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What to Know About Moles and Skin Cancer

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The majority of skin cancers do not develop from moles, but it is good to know what it might look like if skin cancer were to show up in the form of moles. If you have a large number of moles, you can be diligent by checking them on a monthly basis. Learn what to look for when doing self-exams. You can ask your doctor to take photos of any preexisting, new or abnormal moles to have a yearly record for reference.

The following is what to know in case skin cancer does develop and show in a mole. There are different types of moles, with different characteristics and implications. Learn more below.

What to Look For

Talk to an experienced doctor about any existing marks on your body and what to look for when keeping an eye on existing or new moles or marks.

  • Basal cell carcinoma shows up in the areas that get the most sun exposure. It can look like a raised bump that is reddish to white. It may also appear as a sore that may excrete blood or other substances.
  • Squamous cell carcinoma also tends to show up on sun-exposed areas, though it can also appear anywhere on the body. These moles can look similar to a wart, or have a rough red patch with uneven borders. It is also possible for squamous cell moles to appear as an open sore. This is the second most common type of skin cancer.
  • Learn the characteristics of melanoma to look for, as this form of skin cancer is the most serious. Melanoma shows up in these ABCDE signs: an Asymmetrical mole with two unevenly shaped sides, uneven Borders around the mole. The mole may have inconsistent Color, from light to near-black, with a Diameter wider than 6 millimeters. Finally, Evolution of the mole’s appearance in a short time period is also a sign of melanoma.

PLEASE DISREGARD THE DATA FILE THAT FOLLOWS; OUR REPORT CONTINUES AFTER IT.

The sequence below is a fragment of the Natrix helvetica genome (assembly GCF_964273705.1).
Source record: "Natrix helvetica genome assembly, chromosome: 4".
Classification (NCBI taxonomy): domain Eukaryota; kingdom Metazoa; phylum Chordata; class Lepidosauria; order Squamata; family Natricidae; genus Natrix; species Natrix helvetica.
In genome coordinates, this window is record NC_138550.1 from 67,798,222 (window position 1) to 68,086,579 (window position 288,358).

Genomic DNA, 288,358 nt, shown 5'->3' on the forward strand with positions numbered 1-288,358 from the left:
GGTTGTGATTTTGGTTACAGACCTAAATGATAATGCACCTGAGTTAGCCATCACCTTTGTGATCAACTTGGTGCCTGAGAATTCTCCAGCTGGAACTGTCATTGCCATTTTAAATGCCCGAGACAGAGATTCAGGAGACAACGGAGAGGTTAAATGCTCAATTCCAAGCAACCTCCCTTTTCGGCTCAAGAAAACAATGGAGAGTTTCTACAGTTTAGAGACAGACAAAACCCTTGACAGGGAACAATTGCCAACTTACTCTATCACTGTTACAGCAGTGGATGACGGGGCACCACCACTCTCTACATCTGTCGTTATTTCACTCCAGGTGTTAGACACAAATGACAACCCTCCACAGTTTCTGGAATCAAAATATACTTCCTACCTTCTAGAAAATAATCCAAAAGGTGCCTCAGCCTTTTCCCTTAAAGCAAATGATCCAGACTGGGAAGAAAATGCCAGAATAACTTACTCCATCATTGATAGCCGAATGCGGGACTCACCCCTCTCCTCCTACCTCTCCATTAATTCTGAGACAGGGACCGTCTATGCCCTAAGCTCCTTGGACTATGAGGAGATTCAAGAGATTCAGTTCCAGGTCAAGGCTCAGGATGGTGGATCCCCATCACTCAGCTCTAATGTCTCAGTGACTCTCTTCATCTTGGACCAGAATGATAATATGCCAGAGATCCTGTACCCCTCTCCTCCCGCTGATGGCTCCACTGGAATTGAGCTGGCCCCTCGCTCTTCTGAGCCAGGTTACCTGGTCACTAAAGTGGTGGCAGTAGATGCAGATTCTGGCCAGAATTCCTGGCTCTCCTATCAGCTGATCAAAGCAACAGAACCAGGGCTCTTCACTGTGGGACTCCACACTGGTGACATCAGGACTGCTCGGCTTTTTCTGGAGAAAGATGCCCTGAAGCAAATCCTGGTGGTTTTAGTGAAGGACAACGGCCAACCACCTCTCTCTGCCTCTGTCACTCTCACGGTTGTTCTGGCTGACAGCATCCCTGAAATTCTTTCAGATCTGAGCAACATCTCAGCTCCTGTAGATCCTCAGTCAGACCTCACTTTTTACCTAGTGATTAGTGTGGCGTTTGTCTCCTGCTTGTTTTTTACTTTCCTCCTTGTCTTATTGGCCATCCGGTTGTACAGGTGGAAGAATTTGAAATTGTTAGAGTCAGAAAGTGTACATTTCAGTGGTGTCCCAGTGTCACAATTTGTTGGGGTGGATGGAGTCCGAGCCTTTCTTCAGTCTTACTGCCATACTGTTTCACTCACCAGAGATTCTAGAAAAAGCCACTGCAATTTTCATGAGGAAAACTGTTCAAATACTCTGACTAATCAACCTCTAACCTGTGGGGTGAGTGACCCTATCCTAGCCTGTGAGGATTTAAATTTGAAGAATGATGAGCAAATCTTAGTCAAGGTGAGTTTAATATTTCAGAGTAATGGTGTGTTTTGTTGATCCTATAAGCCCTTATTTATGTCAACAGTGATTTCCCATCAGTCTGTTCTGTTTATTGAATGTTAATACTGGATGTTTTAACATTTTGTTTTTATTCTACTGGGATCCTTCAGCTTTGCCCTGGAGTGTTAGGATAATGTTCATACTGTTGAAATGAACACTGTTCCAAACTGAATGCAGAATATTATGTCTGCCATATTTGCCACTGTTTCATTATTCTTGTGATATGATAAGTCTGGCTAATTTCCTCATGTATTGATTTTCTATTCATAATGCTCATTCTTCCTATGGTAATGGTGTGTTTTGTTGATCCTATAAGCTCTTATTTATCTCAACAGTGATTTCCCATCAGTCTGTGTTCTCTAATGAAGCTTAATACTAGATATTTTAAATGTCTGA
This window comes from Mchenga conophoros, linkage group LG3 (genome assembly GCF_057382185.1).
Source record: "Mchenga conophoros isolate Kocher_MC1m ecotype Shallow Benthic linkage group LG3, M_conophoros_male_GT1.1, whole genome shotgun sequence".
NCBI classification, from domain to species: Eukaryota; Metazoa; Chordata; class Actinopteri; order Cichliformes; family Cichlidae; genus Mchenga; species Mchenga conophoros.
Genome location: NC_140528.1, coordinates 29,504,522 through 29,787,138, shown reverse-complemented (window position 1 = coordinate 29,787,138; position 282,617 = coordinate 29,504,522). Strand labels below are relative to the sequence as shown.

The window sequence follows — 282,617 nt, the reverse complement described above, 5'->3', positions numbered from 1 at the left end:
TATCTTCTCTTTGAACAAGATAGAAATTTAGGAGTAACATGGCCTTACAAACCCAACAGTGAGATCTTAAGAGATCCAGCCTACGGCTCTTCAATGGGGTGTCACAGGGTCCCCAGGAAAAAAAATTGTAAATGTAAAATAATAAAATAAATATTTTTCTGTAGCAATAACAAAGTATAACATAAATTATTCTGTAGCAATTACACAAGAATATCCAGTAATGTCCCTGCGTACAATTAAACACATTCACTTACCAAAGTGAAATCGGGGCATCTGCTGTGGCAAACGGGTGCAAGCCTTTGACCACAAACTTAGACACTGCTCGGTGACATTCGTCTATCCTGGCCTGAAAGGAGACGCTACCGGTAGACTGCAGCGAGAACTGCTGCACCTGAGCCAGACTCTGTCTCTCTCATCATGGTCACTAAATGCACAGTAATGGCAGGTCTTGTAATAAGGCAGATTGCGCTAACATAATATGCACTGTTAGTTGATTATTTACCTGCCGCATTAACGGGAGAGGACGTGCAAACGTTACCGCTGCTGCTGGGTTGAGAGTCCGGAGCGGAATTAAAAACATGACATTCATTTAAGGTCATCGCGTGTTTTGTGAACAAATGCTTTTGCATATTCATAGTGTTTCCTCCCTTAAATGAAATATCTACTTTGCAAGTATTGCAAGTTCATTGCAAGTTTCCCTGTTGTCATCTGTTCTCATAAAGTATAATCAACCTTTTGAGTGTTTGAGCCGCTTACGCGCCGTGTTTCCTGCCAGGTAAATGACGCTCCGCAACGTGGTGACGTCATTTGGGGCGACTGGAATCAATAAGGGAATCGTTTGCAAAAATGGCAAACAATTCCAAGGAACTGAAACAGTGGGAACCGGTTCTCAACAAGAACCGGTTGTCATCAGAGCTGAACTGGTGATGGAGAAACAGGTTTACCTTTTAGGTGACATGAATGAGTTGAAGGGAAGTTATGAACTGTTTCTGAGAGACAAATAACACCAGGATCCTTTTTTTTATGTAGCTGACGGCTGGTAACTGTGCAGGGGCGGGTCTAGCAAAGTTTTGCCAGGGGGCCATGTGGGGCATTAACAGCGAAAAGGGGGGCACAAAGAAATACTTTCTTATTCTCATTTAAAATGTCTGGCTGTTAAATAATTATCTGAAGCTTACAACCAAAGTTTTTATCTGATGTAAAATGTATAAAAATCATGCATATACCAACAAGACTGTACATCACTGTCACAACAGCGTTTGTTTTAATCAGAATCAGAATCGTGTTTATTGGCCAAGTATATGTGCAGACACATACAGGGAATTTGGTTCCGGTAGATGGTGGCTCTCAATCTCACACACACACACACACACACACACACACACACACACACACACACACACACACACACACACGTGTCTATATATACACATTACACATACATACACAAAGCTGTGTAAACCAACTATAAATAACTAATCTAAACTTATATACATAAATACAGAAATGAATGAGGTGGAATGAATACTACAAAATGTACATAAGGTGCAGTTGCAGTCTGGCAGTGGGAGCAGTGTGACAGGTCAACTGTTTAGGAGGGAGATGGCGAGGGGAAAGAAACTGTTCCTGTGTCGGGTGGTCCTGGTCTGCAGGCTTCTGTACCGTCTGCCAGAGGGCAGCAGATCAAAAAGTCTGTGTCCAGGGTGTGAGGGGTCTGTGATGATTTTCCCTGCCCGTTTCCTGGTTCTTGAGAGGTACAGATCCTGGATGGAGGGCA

• Benign moles still need to be checked out, though they have key differences from the melanoma moles above. Benign moles are symmetrical, even colored, and have smooth border lines.
  • Another way skin cancer can show up is in small crusty or scaly patches or bumps on your face, scalp, neck, or arms. This is called Actinic Keratosis, and these growths are a good idea to remove.
  • Be watchful for Nodular Melanoma, a type of skin cancer which can grow quickly. It often shows up as a raised bump and spreads from there.

While it is good practice to keep an eye on your moles, existing moles are not in and of themselves cause for concern and do not make you more susceptible to cancer. If you do have moles that change, newly appear or show unusual signs like the ones listed above, see your doctor to have it examined.

Keeping an eye on moles is not enough to ensure best care against skin cancer. In our previous article, we go over general tips on how to protect your skin’s health in the coming months of increased sun exposure. Please review our tips, and talk to your doctor to develop an effective, year-round plan to protect your skin from harmful UVA/UVB rays.

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